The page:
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Most of us have heard the phrase “Reduce, Reuse, Recycle,” and today more and more voices are adding a fourth “R” to the mix to help ensure our nation’s energy future: Recover. As in recovering energy from waste.
All four “Rs” play a key role in the U.S. EPA’s waste management hierarchy, and according to a recent article in Plastics Today, Dow Chemical is one of the voices helping to promote an integrated 4R approach in order to “help assure greater total value recovery from end-of-life plastics and other used materials.”
Today, more than 80 traditional energy recovery facilities are operating in the U.S., turning municipal solid waste into domestically produced energy. And thanks to technology innovations, there are an increasing number of opportunities to extract even more energy. In fact, some recent innovations can convert used plastics into a form of crude oil or other types of fuels.
Although the processes and technologies used to extract energy from waste can vary, they all provide an important source of domestic alternative energy to local communities.
In the article, Jeff Wooster, Dow’s global sustainability leader for plastics, explains that energy recovery can help maximize the value of difficult-to-recycle materials:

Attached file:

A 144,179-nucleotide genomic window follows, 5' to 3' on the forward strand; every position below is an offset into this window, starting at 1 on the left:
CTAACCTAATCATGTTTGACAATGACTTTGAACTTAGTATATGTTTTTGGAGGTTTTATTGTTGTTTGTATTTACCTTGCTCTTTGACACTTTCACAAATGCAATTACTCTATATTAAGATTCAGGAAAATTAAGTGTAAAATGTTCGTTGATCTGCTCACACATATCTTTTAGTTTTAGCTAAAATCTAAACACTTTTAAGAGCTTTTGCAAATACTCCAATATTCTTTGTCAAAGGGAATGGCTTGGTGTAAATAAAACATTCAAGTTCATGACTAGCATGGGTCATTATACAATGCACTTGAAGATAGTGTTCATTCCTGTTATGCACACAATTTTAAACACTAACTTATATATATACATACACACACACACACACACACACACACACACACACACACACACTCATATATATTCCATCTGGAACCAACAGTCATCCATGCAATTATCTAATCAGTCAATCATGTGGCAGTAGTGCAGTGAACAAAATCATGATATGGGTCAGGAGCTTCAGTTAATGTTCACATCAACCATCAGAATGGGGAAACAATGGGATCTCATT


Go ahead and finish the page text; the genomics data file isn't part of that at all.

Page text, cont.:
[quote]While it makes economic sense to recycle (many) materials, there are a lot of packages that can’t be easily recycled. The best thing to do in that case is recover the energy.[/quote]
Acknowledging that some have questioned whether energy recovery will divert materials from the recycling stream, Wooster also points out that energy recovery supports and complements recycling:
[quote]The key is understanding how energy recovery works as a system because mechanical recycling and energy recovery work together. We have the potential to recycle and recover energy from a large amount of material.[/quote]
ACC agrees that after use, materials should next be available for recycling, and what is not then recycled should be converted to energy. We’re excited by the potential these new technologies are offering to further optimize the energy and economic value of our waste streams… because plastics are, truly, too valuable to waste.
ACC is optimistic that with many communities converting to single-stream recycling and collecting more material as a result, there will be plenty of plastics and other materials available for both recycling and recovery.
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